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Three Horses and Four Grooms 三駿圖 c. 1320s Ren Renfa 任仁發 (Chinese, 1254-1328) China, Yuan dynasty (1271-1368) Handscroll, ink and color on silk Painting: 28.5 x 137.5 cm (11 1/4 x 54 1/8 in.); Overall: 29.2 x 556.4 cm (11 1/2 x 219 1/16 in.) Leonard C. Hanna, Jr. Fund 1960.181 DID YOU KNOW? Only the elegant first horse with a white blaze is accompanied by two grooms, as if its lightning speed required extra supervision. DESCRIPTION Ren Renfa's horse images are elegant in appearance and vigorous in spirit. His work attracted not only Chinese scholars but also the Mongols at the imperial court. Inspired by the contemporary scholarly interest in restoring a sense of antiquity in art—an artistic direction led by Zhao Mengfu that exerted a great impact in the Yuan art scene—Ren Renfa, like Zhao Mengfu, modeled his depictions of horses after the Song master Li Gonglin. Another key style component that Ren introduced to this genre was a revival of the Tang classical tradition. The refined color treatment of the horses as seen here was derived from the Tang master Han Gan. INSCRIPTION 月山道人. [印] 任氏子明 INSCRIPTION TRANSLATION Artist's signature and seal: Yue shan dao ren. [seal] Ren shi zi ming. INSCRIPTION 1 colophon and 16 additional seals: 1 poem, 1 colophon dated 1552 or 1612, and 3 seals of Wang Yiying 王一瀛 (1500s); 2 seals of Liang Qingbiao 梁清標 (1620-1691); 6 seals of the Qianlong 乾隆 Emperor (r. 1736-95); 3 seals of the Jiaqing 嘉慶 Emperor (r. 1796-1821); 1 seal of the Xuantong 宣統 Emperor (r. 1908-12); 1 seal of Yu Xiezhong 余協中 (1900s). INSCRIPTION Poem and colophon by Wang Yiying 王一瀛 (1500s): As for painters of horses in the previous dynasty, Surely the name of Yueshan [Ren Renfa] must come first. Under his brush and on his silk, They seem to have just galloped out from the imperial stud. Now as the world overflows with inferiority, Who, from the stable, can recognize a dragon-horse amidst mediocrity. Ren Yueshan [Ren Renfa] of the Yuan Dynasty was best in horse paintings. The three fine steeds he painted in this scroll are so dashing, so vigorous in spirit that they have indeed grasped some of the "brush-idea" of Han Gan. Not long ago this painting came into the possession of Mr. Gui Shanquan, who asked for my inscription. And I, while reading the old manuscripts of Hengshan [Wen Zhengming, 1470-1559], by accident, came cross the poem quoted above. As the ancients said "in painting horses, Master Han was [inspired by and produced] real horses; in composing poems, Master Su [Su Dongpo, the leading Song poet] wrote as if a painting were before him." These are truly what should be considered the two excellences; indeed, they are to be treasured. In the sixth month of the renzi year [either 1552 or 1612]. Jian feng shan ren [The Mountain Dweller of the Sword Peak], Wang Yiying, written in the Qu si ting Pavilion at Chiyang. PROVENANCE 1500s Gui Shanquan 桂山泉 [1500s] second half of the 1600s Liang Qingbiao 梁清標 [1620–1691] 1736-1911 Qing imperial collection (seals of Emperors Qianlong, r. 1736–1795, Jiaqing, r. 1796–1820, and Xuantong, r. 1909–1911), Beijing, China after 1911-before 1960 Yu Xiezhong 余協中 [1900s] ?-1960 (Frank Caro [1904-1980], New York, NY, sold to the Cleveland Museum of Art) 1960- The Cleveland Museum of Art, Cleveland, OH CITATIONS Ferguson, John C 福開森. Li dai zhu lu hua mu 歷代著錄畵目. Nanjing: Chin-ling University, Zhong guo wen hua yan jiu suo 金陵大學中國文化硏究所, 1934. p. 81(b) Lee, Sherman E. and Wai-Kam Ho. “Three Horses and Four Grooms.” The Bulletin of the Cleveland Museum of Art, vol. 48, no. 4, 1961, pp. 66–71. Reproduced and Mentioned: pp. 66-71 www.jstor.org Chinese Art: An Exhibition of Paintings, Jades, Bronzes and Ceramics: Being a Contribution Made by Smith College Museum of Art to the College Interim Session, 1962. Northampton, Massachusetts: The Smith College Museum of Art, 1962. cat. no. 14 Lee, Sherman E. A History of Far Eastern Art. New York: H.N. Abrams, 1964. Reproduced: p. 405, fig. 536 Sullivan, Michael. Chinese and Japanese Art. New York: Grolier, 1965. Reproduced: p. 66, fig. A The Cleveland Museum of Art. Handbook of the Cleveland Museum of Art/1966. Cleveland, OH: The Cleveland Museum of Art, 1966. Reproduced: p. 262 archive.org Lee, Sherman E., and Wai-kam Ho. Chinese Art Under the Mongols: The Yüan Dynasty, 1279-1368. Cleveland, OH: The Cleveland Museum of Art; [distributed by the Press of Case Western Reserve University], 1968. cat. no. 188 The Cleveland Museum of Art. Handbook of the Cleveland Museum of Art/1969. Cleveland, OH: The Cleveland Museum of Art, 1969. Reproduced: p. 262 archive.org The Cleveland Museum of Art. Handbook of the Cleveland Museum of Art/1978. Cleveland, OH: The Cleveland Museum of Art, 1978. Reproduced: p. 346 archive.org Ho, Wai-kam, Sherman E. Lee, Laurence Sickman, and Marc F. Wilson. Eight Dynasties of Chinese Painting: The Collections of the Nelson Gallery-Atkins Museum, Kansas City, and the Cleveland Museum of Art. Cleveland, OH: Cleveland Museum of Art, in cooperation with Indiana University Press, 1980. Reproduced: cat. no. 94, p. 115 Lee, Sherman E., and Wai-kam Ho. The Nature and Significance of the Collection of Liang Ch'ing-Piao. Taipei, Taiwan: Chung-hua ming-kuo, 1981. Mentioned: p. 138, no. 196 Harrist, Robert E., and Virginia Bower. Power and virtue: the horse in Chinese art. New York: China Institute, 1997. Reproduced: cat. no. 21, p. 92 Lazzari, Margaret R., and Dona Schlesier. Exploring Art: A Global, Thematic Approach. Belmont, CA: Thomson/Wadsworth, 2005. Reproduced: p. 442, fig. 15.9 Sung, Hou-mei. Decoded Messages: The Symbolic Language of Chinese Animal Painting. New Haven: Yale University Press, 2009. Reproduced: p. 203, fig.102 McCausland, Shane. Zhao Mengfu: Calligraphy and Painting for Khubilai's China. Hong Kong: Hong Kong University Press, 2011. Reproduced: pp. 152-153, fig 2.18 Chou, Ju-hsi and Anita Chung. Silent poetry: Chinese paintings from the collection of the Cleveland Museum of Art. Cleveland, OH: Cleveland Museum of Art, 2015. Reproduced: pp. 117-121 EXHIBITION HISTORY Chinese Art: an exhibition of paintings, jades, bronzes and ceramics. Smith College Museum of Art, Northampton, Massachusetts (1962). Chinese Art Under the Mongols: The Yüan Dynasty, 1279-1368. The Cleveland Museum of Art, Cleveland, OH (October 1-November 24, 1968) Eight Dynasties of Chinese Painting. The Nelson-Atkins Museum of Art (November 7, 1980-January 4, 1981); The Cleveland Museum of Art (February 10-March 29, 1981); Tokyo National Museum (October 4-November 17, 1982). Main Asian Rotation (Gallery 120). The Cleveland Museum of Art, Cleveland, OH (March 11-July 13, 2004). Main Asian Rotation (Gallery 242). The Cleveland Museum of Art, Cleveland, OH (November 21, 2013-July 28, 2014). Year in Review - Nineteen Hundred Sixty. The Cleveland Museum of Art (organizer) (November 30, 1960-January 1, 1961). Eight Dynasties of Chinese Painting. The Nelson-Atkins Museum of Art (November 7, 1980-January 4, 1981); The Cleveland Museum of Art (February 10-March 29, 1981); Tokyo National Museum (October 4-November 17, 1982). Power and Virtue: Images of Horses in Chinese Art. China Institute Gallery (organizer) (September 13-December 13, 1997). Silent Poetry: Masterpieces of Chinese Painting. The Cleveland Museum of Art (organizer) (November 14, 2015-April 24, 2016).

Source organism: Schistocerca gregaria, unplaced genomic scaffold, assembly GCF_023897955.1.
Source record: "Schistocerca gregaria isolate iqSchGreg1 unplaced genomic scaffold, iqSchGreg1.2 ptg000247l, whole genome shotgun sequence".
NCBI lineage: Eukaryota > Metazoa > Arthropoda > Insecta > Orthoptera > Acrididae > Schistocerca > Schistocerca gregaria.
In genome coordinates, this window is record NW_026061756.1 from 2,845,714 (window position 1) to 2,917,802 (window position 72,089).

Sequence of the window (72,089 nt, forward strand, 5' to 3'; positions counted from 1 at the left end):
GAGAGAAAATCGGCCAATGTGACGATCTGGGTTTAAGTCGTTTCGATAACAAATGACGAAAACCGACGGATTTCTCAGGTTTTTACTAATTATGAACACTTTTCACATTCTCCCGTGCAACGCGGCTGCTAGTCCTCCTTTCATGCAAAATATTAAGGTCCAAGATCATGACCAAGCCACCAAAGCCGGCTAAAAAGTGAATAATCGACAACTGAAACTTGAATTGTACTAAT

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Ismail Mazari

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Very good information.